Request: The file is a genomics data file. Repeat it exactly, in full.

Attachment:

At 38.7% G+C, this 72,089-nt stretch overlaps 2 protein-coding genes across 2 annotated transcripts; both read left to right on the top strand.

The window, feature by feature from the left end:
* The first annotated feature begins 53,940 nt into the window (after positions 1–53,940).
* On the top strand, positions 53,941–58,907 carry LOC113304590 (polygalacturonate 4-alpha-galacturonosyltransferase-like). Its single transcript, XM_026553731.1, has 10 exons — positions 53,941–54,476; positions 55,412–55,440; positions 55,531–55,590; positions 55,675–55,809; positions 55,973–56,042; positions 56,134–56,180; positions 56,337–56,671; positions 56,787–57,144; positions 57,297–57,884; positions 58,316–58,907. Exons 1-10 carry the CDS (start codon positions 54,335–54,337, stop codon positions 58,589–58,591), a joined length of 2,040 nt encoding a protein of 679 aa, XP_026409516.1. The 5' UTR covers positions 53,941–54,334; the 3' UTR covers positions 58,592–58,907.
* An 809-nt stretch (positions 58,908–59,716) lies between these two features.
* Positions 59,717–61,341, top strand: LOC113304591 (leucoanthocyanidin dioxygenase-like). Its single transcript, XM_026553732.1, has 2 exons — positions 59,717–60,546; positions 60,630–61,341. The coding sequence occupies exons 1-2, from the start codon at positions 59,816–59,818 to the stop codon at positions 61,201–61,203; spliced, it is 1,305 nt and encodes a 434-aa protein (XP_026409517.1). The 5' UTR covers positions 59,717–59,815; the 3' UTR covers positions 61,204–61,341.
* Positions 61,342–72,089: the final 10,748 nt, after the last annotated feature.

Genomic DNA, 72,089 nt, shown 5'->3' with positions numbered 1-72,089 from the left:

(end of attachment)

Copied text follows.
At 38.7% G+C, this 72,089-nt stretch overlaps 2 protein-coding genes across 2 annotated transcripts; both read left to right on the top strand.

The window, feature by feature from the left end:
* The first annotated feature begins 53,940 nt into the window (after positions 1–53,940).
* On the top strand, positions 53,941–58,907 carry LOC113304590 (polygalacturonate 4-alpha-galacturonosyltransferase-like). Its single transcript, XM_026553731.1, has 10 exons — positions 53,941–54,476; positions 55,412–55,440; positions 55,531–55,590; positions 55,675–55,809; positions 55,973–56,042; positions 56,134–56,180; positions 56,337–56,671; positions 56,787–57,144; positions 57,297–57,884; positions 58,316–58,907. Exons 1-10 carry the CDS (start codon positions 54,335–54,337, stop codon positions 58,589–58,591), a joined length of 2,040 nt encoding a protein of 679 aa, XP_026409516.1. The 5' UTR covers positions 53,941–54,334; the 3' UTR covers positions 58,592–58,907.
* An 809-nt stretch (positions 58,908–59,716) lies between these two features.
* Positions 59,717–61,341, top strand: LOC113304591 (leucoanthocyanidin dioxygenase-like). Its single transcript, XM_026553732.1, has 2 exons — positions 59,717–60,546; positions 60,630–61,341. The coding sequence occupies exons 1-2, from the start codon at positions 59,816–59,818 to the stop codon at positions 61,201–61,203; spliced, it is 1,305 nt and encodes a 434-aa protein (XP_026409517.1). The 5' UTR covers positions 59,717–59,815; the 3' UTR covers positions 61,204–61,341.
* Positions 61,342–72,089: the final 10,748 nt, after the last annotated feature.

Genomic DNA, 72,089 nt, shown 5'->3' with positions numbered 1-72,089 from the left: